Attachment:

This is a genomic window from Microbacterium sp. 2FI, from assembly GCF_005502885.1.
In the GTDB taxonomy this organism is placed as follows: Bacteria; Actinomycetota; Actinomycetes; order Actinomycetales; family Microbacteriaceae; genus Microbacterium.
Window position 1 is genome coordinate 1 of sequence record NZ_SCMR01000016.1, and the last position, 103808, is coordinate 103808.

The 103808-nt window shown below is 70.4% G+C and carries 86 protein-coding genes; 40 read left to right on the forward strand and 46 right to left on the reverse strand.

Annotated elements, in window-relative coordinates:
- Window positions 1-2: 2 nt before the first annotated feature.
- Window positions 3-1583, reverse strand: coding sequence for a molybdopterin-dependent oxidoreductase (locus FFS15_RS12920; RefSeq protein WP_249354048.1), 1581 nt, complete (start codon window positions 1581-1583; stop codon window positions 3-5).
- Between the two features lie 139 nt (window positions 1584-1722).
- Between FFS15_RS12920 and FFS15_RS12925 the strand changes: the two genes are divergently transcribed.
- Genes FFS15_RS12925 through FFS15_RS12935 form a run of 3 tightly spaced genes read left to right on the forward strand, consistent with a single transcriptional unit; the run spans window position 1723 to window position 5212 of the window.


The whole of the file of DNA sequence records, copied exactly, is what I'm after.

This is a genomic window from Microbacterium sp. 2FI, from assembly GCF_005502885.1.
In the GTDB taxonomy this organism is placed as follows: Bacteria; Actinomycetota; Actinomycetes; order Actinomycetales; family Microbacteriaceae; genus Microbacterium.
Window position 1 is genome coordinate 1 of sequence record NZ_SCMR01000016.1, and the last position, 103808, is coordinate 103808.

The 103808-nt window shown below is 70.4% G+C and carries 86 protein-coding genes; 40 read left to right on the forward strand and 46 right to left on the reverse strand.

Annotated elements, in window-relative coordinates:
- Window positions 1-2: 2 nt before the first annotated feature.
- Window positions 3-1583, reverse strand: coding sequence for a molybdopterin-dependent oxidoreductase (locus FFS15_RS12920; RefSeq protein WP_249354048.1), 1581 nt, complete (start codon window positions 1581-1583; stop codon window positions 3-5).
- Between the two features lie 139 nt (window positions 1584-1722).
- Between FFS15_RS12920 and FFS15_RS12925 the strand changes: the two genes are divergently transcribed.
- Genes FFS15_RS12925 through FFS15_RS12935 form a run of 3 tightly spaced genes read left to right on the forward strand, consistent with a single transcriptional unit; the run spans window position 1723 to window position 5212 of the window.